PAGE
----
“When I talk to clients about trying a Paleo diet,” Rodgers said, “their first question is almost always ‘But what will I have for breakfast?’ Some people can’t imagine any way to start the day that doesn’t include bagels, muffins, cereal, or toast. And likewise, it can be hard to break the sandwich-and-chips habit for lunch.

‘I have never felt stronger, healthier, or smarter. Forty is a big scary number to some women, but to me it’s been a gift.’

“So when the publisher suggested a cookbook about Paleo lunch menus, I immediately said I would have to include breakfast as well.”

For her part, breakfast is easy, Rodgers said. She can gather pasture-raised eggs right outside her front door, and she frequently mixes in vegetables and herbs grown on her farm. In developing the recipes in her book, she put equal priority on tempting flavors and easy portability — resulting in recipes such as Cinnamon Beef in a Sweet Potato Pocket; Steak, Egg and Endive Salad; Curried Green Eggs and Ham; and Salmon and Zucchini Sliders.

Many followers of the Paleo diet strive for an 80/20 mix, meaning 80 percent of their intake follows the rules of Paleo eating and 20 percent is off the plan; for herself, Rodgers prefers 90/10, but she points out that one of the advantages of the Paleo diet is its lack of stringency, especially for fitness buffs. One of the pitfalls she sees with her clients is too much deprivation and what she terms “fat-phobia.”

“I see a lot of people simply not eating enough carbs,” she said. “If they’re doing tough workouts, they may need to eat some potatoes!”

Ed Latham of Essex is typical of her clients. He met Rodgers in 2011 through her consulting work at the CrossFit gym where he was a member. “Diana helped me better understand how my Paleo diet would need to be modified to support my energy needs, based on my workout program,” he said. “As a result of her advice, my energy level and quality of life have both skyrocketed.”

It all makes sense to Norwood psychiatrist Emily Deans, whose area of particular interest — and the topic of her own blog — is what she terms the “mismatch between the environment in which humans evolved and our current ultramodern environment.” This disjuncture, Deans believes, is at the root of many of the mental health issues for which her patients seek help, and she believes a Paleo diet can help resolve some of these issues.

“My overarching theory is that our bodies and brains do best in conditions for which they are evolved. Recipes like Diana’s help us rely less on grains and processed foods, and that’s something that can help a lot of people,” Deans said.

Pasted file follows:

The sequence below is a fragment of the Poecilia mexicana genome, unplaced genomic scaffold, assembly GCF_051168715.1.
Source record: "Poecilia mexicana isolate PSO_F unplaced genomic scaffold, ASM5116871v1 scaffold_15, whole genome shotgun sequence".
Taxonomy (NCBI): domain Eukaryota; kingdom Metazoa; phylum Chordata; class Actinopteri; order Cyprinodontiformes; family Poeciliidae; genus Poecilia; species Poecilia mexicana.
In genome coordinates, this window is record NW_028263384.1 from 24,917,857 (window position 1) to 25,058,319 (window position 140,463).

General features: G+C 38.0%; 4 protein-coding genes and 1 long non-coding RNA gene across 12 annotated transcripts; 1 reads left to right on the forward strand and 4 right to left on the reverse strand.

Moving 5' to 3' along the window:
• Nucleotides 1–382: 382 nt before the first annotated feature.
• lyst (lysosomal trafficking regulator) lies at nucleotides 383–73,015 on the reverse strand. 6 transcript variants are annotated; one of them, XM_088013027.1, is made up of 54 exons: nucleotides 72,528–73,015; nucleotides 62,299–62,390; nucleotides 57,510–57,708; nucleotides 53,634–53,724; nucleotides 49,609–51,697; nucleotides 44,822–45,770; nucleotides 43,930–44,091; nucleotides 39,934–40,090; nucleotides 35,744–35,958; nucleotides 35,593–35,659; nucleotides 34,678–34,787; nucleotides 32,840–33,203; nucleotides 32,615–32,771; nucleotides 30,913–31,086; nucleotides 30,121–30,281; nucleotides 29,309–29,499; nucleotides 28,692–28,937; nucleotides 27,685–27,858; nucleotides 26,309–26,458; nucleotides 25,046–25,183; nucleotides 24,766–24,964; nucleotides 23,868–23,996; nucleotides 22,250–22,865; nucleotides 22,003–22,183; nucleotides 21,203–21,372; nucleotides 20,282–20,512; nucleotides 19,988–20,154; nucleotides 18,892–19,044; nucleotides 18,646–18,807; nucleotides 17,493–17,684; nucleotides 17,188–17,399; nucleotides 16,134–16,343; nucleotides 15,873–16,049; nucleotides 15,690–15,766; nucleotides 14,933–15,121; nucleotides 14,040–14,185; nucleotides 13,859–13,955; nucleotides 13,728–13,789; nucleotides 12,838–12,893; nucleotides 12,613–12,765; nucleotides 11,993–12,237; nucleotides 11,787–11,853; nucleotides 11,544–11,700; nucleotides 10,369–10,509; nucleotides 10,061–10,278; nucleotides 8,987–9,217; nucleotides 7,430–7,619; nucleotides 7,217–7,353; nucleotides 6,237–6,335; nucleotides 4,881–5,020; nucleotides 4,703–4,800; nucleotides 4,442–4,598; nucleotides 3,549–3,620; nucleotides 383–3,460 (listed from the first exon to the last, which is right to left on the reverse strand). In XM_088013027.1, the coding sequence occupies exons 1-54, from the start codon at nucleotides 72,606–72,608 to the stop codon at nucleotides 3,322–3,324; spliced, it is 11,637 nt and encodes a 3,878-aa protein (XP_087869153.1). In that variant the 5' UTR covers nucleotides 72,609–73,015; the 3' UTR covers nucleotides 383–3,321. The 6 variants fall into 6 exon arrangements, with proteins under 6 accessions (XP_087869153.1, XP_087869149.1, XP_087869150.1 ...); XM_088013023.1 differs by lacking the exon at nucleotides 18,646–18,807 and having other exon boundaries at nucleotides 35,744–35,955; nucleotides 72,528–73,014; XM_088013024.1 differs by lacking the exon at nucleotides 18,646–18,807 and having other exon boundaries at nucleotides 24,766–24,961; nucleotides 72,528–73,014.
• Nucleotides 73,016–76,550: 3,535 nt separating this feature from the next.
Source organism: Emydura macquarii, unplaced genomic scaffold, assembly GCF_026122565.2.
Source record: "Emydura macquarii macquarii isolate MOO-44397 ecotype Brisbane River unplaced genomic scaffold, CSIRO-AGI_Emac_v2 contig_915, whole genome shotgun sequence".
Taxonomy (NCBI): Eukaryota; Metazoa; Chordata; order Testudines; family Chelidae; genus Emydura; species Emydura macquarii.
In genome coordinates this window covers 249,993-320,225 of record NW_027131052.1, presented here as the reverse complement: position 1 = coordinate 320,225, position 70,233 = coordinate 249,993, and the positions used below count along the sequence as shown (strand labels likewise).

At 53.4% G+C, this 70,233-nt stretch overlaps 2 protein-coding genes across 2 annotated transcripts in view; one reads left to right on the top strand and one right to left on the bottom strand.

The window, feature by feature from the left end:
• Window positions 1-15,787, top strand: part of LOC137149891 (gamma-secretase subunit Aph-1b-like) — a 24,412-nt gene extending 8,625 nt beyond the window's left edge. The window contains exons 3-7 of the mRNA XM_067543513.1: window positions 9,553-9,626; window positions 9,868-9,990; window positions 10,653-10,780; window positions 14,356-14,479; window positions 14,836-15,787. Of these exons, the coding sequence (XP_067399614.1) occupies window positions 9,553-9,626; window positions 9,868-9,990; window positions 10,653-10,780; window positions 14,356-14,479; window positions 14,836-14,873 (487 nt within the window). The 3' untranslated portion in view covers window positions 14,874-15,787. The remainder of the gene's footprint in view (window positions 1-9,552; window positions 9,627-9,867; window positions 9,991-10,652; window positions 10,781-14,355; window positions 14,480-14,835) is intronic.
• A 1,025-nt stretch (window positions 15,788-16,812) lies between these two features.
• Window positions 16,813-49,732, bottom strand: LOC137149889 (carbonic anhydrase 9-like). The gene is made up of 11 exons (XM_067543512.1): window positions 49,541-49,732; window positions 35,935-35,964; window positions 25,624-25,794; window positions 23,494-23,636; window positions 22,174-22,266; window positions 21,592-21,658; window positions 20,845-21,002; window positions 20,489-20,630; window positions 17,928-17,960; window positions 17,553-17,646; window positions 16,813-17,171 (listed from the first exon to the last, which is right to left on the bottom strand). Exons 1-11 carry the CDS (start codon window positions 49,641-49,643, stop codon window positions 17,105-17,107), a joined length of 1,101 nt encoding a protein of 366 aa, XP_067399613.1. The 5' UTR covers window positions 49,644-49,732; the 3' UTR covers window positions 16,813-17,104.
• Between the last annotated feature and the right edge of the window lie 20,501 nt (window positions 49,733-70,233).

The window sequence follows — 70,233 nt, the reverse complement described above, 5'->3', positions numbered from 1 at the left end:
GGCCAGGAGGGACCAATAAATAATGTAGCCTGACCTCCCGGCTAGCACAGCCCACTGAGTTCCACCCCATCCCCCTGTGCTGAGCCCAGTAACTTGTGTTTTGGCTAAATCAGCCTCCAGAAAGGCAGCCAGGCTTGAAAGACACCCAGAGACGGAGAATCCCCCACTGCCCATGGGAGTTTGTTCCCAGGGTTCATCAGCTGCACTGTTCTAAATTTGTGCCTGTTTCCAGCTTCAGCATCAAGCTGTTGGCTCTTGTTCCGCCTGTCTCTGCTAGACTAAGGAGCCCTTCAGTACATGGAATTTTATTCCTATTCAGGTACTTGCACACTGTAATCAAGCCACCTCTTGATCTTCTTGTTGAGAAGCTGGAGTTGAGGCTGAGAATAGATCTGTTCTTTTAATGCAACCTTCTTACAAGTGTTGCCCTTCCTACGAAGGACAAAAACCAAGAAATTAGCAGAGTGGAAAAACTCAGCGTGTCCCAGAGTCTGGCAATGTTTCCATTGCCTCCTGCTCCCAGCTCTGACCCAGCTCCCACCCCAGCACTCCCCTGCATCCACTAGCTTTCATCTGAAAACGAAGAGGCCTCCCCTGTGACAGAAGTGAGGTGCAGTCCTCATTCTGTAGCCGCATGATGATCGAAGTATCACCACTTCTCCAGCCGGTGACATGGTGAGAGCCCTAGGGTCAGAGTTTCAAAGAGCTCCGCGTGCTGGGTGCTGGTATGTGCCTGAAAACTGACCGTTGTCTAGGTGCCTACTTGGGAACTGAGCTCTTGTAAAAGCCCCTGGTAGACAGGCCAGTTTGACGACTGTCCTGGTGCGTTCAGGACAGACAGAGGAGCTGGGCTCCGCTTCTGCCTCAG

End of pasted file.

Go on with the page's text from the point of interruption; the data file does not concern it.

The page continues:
Rodgers, who has two young children, maintains a gluten-free household, but she tries not to be heavy-handed about what they eat outside the house. “We eat Paleo at home and the kids bring gluten-free lunches to school, but they also make their share of visits to Kimballs Ice Cream. I even let them buy school lunches once in a while, and they are free to eat whatever they are offered at friends’ houses,” she said.

And despite the limitations of living with food sensitivities, Rodgers said, as she enters her 40s she’s never felt better.

“I feel like I’m propelling into the next phase of my life. A lot of questions in my life are being answered. I have never felt stronger, healthier, or smarter. Forty is a big scary number to some women, but to me it’s been a gift. Living here at Clark Farm, writing cookbooks, consulting with nutrition clients — I just feel like it’s all what I was meant to do.”

Next up for Rodgers is a project even closer to home: a farm-to-table cookbook with a focus on sustainability and farm living, scheduled to be published in fall of 2014.

Rodgers will be taking part in two book-signing events on Saturday, starting with an event from 9 to 10 a.m. at the CrossFit Full Potential gym in Newburyport, and then from 4 to 6 p.m. at Clark Farm, 185 Concord St. in Carlisle, when tours of the property will also be available. She will also be at Green Meadows Farm in South Hamilton from 6 to 7 p.m. Aug. 27, and at Savenors Market, 92 Kirkland St. in Cambridge, on Sept. 19 from 6:30 to 8 p.m.

For more information on the book and related events, go to Rodgers’ website, www.radiancenutrition.com.

Nancy Shohet West can be reached at nancyswest@ gmail.com